Pettingill Endowed Lecture: "Soundscape Ecology: Understanding the Collective Sounds of the Environment"
In Silent Spring, Rachel Carson forever linked the sounds of the environment with its quality. The emerging field of soundscape ecology aims to understand the ecological properties and significance of sound in the environment, by quantifying the sources and diversity of sound, its patterns over time and space, and the relative influences of landscape structure, climate, and human activities on these patterns. Soundscapes are thus described by their collective sounds, generated not only by natural processes, such as the songs and calls of animals, as well as climatic events (e.g. wind and rain), but also by anthropogenic sounds caused by humans.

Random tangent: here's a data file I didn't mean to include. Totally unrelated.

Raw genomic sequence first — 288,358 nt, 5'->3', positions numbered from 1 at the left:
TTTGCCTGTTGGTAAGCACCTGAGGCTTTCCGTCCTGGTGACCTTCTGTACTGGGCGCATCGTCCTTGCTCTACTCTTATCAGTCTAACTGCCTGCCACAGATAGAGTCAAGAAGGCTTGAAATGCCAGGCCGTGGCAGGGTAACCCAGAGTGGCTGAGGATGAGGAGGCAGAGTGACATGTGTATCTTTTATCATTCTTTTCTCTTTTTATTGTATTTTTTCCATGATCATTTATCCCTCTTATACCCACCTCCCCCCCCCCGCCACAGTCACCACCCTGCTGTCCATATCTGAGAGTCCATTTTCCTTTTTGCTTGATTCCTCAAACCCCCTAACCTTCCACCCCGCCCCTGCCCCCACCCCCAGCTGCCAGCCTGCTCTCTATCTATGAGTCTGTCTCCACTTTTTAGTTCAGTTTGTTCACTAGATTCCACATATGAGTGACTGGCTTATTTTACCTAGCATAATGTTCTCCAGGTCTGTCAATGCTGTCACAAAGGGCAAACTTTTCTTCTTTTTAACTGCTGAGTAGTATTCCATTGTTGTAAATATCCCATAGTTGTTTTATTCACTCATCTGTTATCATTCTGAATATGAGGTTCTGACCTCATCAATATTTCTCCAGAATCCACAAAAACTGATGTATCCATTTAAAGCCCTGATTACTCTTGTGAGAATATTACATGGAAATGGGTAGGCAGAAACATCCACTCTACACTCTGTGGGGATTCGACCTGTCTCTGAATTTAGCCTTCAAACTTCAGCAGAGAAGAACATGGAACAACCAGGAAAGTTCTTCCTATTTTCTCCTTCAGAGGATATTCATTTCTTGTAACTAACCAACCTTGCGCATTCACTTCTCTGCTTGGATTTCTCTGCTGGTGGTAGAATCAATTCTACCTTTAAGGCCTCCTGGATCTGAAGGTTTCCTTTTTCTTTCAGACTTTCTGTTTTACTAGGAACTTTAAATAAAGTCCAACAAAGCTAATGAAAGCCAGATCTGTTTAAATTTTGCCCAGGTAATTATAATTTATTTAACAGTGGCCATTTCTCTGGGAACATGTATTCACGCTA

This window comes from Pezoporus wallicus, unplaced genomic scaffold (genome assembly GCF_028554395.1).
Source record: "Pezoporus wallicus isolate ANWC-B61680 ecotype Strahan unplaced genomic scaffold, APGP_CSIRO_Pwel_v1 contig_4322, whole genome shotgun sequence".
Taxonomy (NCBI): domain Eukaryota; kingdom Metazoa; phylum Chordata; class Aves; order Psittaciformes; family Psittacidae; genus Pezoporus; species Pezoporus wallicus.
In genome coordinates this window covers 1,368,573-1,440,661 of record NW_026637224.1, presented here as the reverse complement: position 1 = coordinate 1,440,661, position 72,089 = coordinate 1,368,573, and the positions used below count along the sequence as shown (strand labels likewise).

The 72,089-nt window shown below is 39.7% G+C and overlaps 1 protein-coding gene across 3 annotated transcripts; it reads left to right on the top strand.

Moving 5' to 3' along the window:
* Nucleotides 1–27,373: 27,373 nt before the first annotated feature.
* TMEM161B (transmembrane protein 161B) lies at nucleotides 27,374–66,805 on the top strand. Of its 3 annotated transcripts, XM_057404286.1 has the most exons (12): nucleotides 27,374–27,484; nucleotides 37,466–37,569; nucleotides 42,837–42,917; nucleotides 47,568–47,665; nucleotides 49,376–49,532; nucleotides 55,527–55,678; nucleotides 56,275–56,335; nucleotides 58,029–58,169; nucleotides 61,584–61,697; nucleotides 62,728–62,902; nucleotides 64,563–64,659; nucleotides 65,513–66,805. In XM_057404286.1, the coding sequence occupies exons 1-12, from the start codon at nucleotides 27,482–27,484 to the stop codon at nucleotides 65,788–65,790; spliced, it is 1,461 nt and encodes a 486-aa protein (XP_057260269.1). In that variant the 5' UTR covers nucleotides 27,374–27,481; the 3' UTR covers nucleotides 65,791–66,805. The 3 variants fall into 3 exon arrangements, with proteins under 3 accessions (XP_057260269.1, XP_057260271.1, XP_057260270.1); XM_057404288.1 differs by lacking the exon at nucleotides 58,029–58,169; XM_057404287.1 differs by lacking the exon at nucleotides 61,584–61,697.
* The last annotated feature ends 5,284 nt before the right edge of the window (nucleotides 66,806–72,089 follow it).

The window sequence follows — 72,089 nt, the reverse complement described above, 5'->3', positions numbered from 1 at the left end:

In this talk, Dr. Gill will give an overview of soundscape ecology, by introducing a conceptual framework that dissects the components of soundscapes, and by discussing questions regarding quantification of soundscapes and the exploration of the effects of anthropogenic noise on protected soundscapes and animals.
Dr. Sharon Gill is an Assistant Professor in the Department of Biological Sciences at Western Michigan University. Her research focuses on understanding family living in the absence of more complex forms of sociality. Dr. Gill earned her Ph.D. from York University and completed a post-doctoral fellowship at Princeton University before coming to Western Michigan University.